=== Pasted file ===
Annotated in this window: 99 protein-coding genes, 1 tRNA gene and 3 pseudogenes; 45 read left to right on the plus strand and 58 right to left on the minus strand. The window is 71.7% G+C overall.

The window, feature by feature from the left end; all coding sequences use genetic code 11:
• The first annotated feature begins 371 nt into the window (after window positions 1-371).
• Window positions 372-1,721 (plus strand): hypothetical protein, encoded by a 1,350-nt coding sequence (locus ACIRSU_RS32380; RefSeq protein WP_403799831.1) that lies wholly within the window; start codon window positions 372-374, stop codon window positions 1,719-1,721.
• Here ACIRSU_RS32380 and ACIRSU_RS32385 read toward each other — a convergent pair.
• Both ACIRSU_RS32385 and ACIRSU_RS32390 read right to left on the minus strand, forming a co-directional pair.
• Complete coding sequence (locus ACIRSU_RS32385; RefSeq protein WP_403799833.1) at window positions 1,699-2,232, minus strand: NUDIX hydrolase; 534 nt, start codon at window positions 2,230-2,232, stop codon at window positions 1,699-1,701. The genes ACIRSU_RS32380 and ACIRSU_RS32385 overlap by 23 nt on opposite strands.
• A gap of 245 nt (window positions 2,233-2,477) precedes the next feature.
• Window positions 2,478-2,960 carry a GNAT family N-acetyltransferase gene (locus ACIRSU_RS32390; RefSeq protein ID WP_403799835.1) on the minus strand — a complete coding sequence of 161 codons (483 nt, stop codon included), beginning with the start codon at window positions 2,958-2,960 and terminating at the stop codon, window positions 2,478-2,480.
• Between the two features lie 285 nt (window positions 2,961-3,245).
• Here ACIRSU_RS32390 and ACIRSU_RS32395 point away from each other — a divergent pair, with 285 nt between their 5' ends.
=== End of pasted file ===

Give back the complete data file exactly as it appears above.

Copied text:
Annotated in this window: 99 protein-coding genes, 1 tRNA gene and 3 pseudogenes; 45 read left to right on the plus strand and 58 right to left on the minus strand. The window is 71.7% G+C overall.

The window, feature by feature from the left end; all coding sequences use genetic code 11:
• The first annotated feature begins 371 nt into the window (after window positions 1-371).
• Window positions 372-1,721 (plus strand): hypothetical protein, encoded by a 1,350-nt coding sequence (locus ACIRSU_RS32380; RefSeq protein WP_403799831.1) that lies wholly within the window; start codon window positions 372-374, stop codon window positions 1,719-1,721.
• Here ACIRSU_RS32380 and ACIRSU_RS32385 read toward each other — a convergent pair.
• Both ACIRSU_RS32385 and ACIRSU_RS32390 read right to left on the minus strand, forming a co-directional pair.
• Complete coding sequence (locus ACIRSU_RS32385; RefSeq protein WP_403799833.1) at window positions 1,699-2,232, minus strand: NUDIX hydrolase; 534 nt, start codon at window positions 2,230-2,232, stop codon at window positions 1,699-1,701. The genes ACIRSU_RS32380 and ACIRSU_RS32385 overlap by 23 nt on opposite strands.
• A gap of 245 nt (window positions 2,233-2,477) precedes the next feature.
• Window positions 2,478-2,960 carry a GNAT family N-acetyltransferase gene (locus ACIRSU_RS32390; RefSeq protein ID WP_403799835.1) on the minus strand — a complete coding sequence of 161 codons (483 nt, stop codon included), beginning with the start codon at window positions 2,958-2,960 and terminating at the stop codon, window positions 2,478-2,480.
• Between the two features lie 285 nt (window positions 2,961-3,245).
• Here ACIRSU_RS32390 and ACIRSU_RS32395 point away from each other — a divergent pair, with 285 nt between their 5' ends.